In Unruly Equality: US Anarchism in the 20th Century, Andrew Cornell traces a prehistory of the contemporary anarchist movement in the USA, showing anarchism to be a complex and evolving ideology that cannot be reduced to the pursuit of individual freedom. The book will be of use to those looking to concern themselves with both the historical role and future prospects of anarchism as a political movement, intellectual tradition and a way of life, writes Ioannis Papagaryfallou.

Unruly Equality: US Anarchism in the 20th Century. Andrew Cornell. University of California Press. 2016.

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Unruly EqualityIn Unruly Equality: US Anarchism in the 20th Century, the US anarchist and educator Andrew Cornell portrays anarchism as a complex and historically evolving ideology which cannot be reduced to the search for individual freedom. The writer’s primary historiographical purpose is to offer a prehistory of contemporary anarchism and to underline the importance of the period 1940-60, which is frequently seen as one of stagnation for the anarchist movement in the United States.

Although illuminating from a historiographical point of view, Cornell’s book arguably contains some overstretched claims regarding the importance of anarchism to the Left. It also tends to analyse anarchism’s complexity and heterogeneity in diachronic rather than synchronic terms; and often neglects the fact that even at a given historical moment, anarchism can mean different things to different people. Nevertheless, the writer’s association of anarchist ideas with a particular form of equality – an ‘unruly equality’ as he describes it – shows that anarchism is not so much an alternative to the Left than a corrective to its more hierarchical and bureaucratised expressions. Radicals in America and elsewhere should concern themselves more thoroughly with the historical role and the future prospects of anarchism, understood not only as a political movement but also as an intellectual tradition and a way of life.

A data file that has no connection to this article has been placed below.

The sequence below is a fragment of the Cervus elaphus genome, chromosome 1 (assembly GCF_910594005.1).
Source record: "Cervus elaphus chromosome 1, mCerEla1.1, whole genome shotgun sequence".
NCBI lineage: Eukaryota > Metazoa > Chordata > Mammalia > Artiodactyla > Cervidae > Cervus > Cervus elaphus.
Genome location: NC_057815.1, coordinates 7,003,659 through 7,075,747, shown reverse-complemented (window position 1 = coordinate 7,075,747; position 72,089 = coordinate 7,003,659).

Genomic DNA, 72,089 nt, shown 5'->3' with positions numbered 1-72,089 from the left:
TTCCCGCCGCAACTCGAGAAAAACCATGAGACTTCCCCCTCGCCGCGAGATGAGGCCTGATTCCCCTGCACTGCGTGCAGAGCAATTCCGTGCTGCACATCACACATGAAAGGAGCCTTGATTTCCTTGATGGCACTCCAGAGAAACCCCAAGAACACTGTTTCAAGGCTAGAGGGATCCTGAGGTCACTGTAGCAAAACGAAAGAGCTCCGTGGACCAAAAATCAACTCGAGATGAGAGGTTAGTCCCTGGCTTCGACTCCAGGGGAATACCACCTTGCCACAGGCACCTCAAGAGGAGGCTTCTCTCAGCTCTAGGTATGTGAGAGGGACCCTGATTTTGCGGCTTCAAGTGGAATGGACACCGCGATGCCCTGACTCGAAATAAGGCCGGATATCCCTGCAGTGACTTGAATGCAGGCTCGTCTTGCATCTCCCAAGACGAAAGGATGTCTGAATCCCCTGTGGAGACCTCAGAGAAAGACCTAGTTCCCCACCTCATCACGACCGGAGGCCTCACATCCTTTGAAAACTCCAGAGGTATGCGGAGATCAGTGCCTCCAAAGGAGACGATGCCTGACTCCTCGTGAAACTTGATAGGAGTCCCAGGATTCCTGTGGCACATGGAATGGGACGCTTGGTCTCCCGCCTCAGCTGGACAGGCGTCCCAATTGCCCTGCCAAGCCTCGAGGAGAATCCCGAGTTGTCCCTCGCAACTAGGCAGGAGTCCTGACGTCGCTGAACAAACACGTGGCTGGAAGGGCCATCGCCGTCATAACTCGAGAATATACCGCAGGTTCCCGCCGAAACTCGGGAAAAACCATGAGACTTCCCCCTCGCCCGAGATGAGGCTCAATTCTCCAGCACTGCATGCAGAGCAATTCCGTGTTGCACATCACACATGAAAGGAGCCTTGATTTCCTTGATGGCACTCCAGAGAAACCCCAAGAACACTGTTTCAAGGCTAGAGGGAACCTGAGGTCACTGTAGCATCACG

The historical narrative of the book begins in the Progressive Era (1890-1920), during which US anarchists exerted an unprecedented social and political influence because of their links with organisations such as the Industrial Workers of the World (IWW) and the cultural and educational activities of public personae such as Emma Goldman. Although this period represents the apogee of what Cornell defines as ‘classical anarchism’, a careful reading of the book reveals that even at this early point, anarchists were far from united regarding their priorities and the means of pursuing these.

Anarchism 3Image Credit: (Lilian Wagdy , CC 2.0)

The differences between anarcho-syndicalists, insurrectionists and bohemian anarchists were not academic in nature, but had significant consequences for the direction of the movement and the identity of the participants. The strategy of strikes and workplace sabotage implemented by the anarcho-syndicalists presupposed a more long-term point of view than the insurrectionist propaganda of the deed, and both syndicalists and insurrectionists felt uncomfortable with bohemian anarchists’ preoccupation with sexuality and personal self-expression. Indeed, the foundations of the contemporary alliance between anarchism and certain middle- class audiences were set by cultural innovators such as Goldman, whose social critique did not concern only the distribution of wealth and power, but also extended to issues that were later conceptualised as ‘biopolitical’, including the promotion of birth control and a more general emphasis on the rights of women.

Cornell’s somewhat harsh evaluation of the classical class-struggle-anarchism is broadly justified in the case of the interwar period where the anarchist movement in America did not make any significant progress because of a combination of state repression and internal disagreements. The entry of the United States into World War I and the subsequent threat of fascism divided anarchists and progressives alike, and made them abandon their earlier cultural explorations and experimentations.